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B.C. government can't appeal injunction against limits on public drug use

The Court of Appeal has backed a B.C. Supreme Court injunction that blocked a law to ban drug use in most public spaces.
The Harm Reduction Nurses Association has argued that banning drug use in most public spaces would push people into back alleys where they are more likely to overdose and die alone. ADRIAN LAM, TIMES COLONIST

The fate of the provincial government’s restrictions on public drug use will be decided through a constitutional challenge, after an unsuccessful attempt to appeal an injunction against the legislation.

The B.C. Court of Appeal on Friday denied a bid from Crown prosecutors to appeal a December decision by the B.C. Supreme Court that imposed a three-month injunction on Bill 34 on the grounds that the law would cause “irreparable harm.”

Public Safety Minister Mike Farnworth said he’s disappointed with the court’s decision.

Premier David Eby said it’s common sense that if the government can regulate alcohol and tobacco, “surely we can put rules in place in relation to hard drugs.”

“We’ll be making that argument in court to the judge as quickly as we can because we think it’s an important issue,” Eby said Monday, during an unrelated news conference in Victoria.

“I think British Columbians understand that we can have compassion about addiction and mental-health issues while having standards and rules around where is and isn’t appropriate for drug use.”

B.C. Supreme Court Chief Justice Christopher Hinkson ruled on Dec. 29 in favour of the Harm Reduction Nurses Association and imposed an injunction until March 31, pending a hearing of the constitutional challenge brought by the association.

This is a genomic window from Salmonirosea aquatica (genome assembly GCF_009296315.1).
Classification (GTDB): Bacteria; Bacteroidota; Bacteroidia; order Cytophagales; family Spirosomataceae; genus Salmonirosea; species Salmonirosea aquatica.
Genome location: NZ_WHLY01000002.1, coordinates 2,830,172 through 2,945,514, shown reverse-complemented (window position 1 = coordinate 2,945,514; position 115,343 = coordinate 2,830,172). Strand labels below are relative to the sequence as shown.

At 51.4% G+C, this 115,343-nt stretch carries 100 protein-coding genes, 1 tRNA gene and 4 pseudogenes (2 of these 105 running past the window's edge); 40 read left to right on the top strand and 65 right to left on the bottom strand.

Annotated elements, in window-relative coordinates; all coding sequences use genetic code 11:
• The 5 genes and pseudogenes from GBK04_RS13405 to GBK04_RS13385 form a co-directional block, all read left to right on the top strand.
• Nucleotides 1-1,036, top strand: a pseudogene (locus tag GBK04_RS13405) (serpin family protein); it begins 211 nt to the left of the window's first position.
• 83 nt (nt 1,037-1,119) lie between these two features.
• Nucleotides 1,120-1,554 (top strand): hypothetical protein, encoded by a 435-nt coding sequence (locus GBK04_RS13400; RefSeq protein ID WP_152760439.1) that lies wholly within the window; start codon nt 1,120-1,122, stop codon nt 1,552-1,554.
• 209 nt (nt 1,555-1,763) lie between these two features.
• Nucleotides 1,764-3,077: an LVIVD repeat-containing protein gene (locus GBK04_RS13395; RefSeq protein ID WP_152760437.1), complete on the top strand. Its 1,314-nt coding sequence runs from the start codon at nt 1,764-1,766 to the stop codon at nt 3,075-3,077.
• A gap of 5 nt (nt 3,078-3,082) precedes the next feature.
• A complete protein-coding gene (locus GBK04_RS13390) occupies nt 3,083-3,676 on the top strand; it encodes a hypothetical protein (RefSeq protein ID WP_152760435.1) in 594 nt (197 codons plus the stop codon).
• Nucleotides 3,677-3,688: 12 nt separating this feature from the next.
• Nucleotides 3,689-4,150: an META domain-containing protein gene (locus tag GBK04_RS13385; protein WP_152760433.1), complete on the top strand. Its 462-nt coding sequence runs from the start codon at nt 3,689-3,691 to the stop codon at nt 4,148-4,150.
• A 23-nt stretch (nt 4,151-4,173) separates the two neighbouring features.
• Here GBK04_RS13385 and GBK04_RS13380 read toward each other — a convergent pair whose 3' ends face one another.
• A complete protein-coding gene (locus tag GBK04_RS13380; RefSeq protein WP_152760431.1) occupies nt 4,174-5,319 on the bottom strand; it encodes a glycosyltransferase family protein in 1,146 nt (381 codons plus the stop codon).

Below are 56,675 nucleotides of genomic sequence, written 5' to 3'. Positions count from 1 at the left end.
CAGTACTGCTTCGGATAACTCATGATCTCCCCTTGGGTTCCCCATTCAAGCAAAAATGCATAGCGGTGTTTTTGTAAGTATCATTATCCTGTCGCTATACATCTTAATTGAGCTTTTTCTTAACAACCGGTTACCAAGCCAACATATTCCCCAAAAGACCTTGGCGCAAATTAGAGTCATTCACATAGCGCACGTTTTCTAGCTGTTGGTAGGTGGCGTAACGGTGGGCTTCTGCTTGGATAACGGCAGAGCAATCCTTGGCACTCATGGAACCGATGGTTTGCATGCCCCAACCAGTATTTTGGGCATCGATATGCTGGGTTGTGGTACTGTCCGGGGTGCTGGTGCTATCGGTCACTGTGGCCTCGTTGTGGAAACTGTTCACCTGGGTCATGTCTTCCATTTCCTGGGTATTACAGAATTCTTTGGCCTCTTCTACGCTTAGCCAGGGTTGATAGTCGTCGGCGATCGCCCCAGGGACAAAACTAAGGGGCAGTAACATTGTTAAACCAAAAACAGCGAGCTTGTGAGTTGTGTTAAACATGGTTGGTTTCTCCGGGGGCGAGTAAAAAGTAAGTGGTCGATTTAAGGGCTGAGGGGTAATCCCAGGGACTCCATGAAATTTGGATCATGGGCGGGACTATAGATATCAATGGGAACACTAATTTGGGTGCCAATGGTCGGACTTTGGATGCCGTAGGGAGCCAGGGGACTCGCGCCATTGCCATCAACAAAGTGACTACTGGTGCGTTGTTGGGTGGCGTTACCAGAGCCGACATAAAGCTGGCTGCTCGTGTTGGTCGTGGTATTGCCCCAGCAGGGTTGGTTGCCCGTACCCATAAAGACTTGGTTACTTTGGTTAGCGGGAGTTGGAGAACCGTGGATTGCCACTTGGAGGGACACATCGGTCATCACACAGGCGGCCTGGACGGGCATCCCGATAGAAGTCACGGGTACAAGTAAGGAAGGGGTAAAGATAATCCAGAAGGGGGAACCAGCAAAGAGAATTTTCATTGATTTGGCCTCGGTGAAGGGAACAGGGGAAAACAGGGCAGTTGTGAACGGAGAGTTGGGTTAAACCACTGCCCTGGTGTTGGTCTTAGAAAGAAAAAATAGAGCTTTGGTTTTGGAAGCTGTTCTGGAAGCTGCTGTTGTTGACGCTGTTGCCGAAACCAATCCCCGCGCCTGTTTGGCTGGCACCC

The nurses association has argued that banning drug use in most public spaces would push people into back alleys where they are more likely to overdose and die alone.

The Restricting Public Consumption of Illegal Substances Act, which passed in the legislature in November, gives police the power to order people to stop using drugs in certain public places, including sports fields, beaches or skate parks and within six metres of building entrances. It was already illegal to use drugs around schools, splash pads and playgrounds.

People who refuse to move could be fined up to $2,000 and imprisoned for up to six months. Police also have the discretion to seize and destroy the person’s drugs.

BC United addictions critic Elenore Sturko slammed the B.C. NDP government for what she called a dangerous experiment with drug decriminalization that has exacerbated the toxic-drug crisis and led to rampant open drug use.

“After utterly failing to put in any safeguards, the NDP scrambled to address the fallout with Bill 34. Four months later, the bill is still in limbo and communities are feeling increasingly unsafe,” Sturko said during question period on Monday.

Eby has previously said people should be consuming drugs at supervised consumption sites where they are under the supervision of harm-reduction workers and can be connected with services.

However, harm-reduction advocates have said there are not enough overdose-prevention sites, with only 47 locations across the province.

And despite B.C. Coroners Service data that show 65 per cent of overdose deaths in 2023 were a result of smoking drugs, only 19 of B.C.’s 47 overdose prevention sites provide the option to smoke drugs, according to the Mental Health and Addictions Ministry.

There’s often intense public backlash to supervised consumption sites in some communities.

For example, last month, a proposal by Richmond council to explore adding a stand-alone supervised consumption site in that city led to two days of intense and highly charged public debate. Vancouver Coastal Health said a supervised consumption site is not being explored for that area.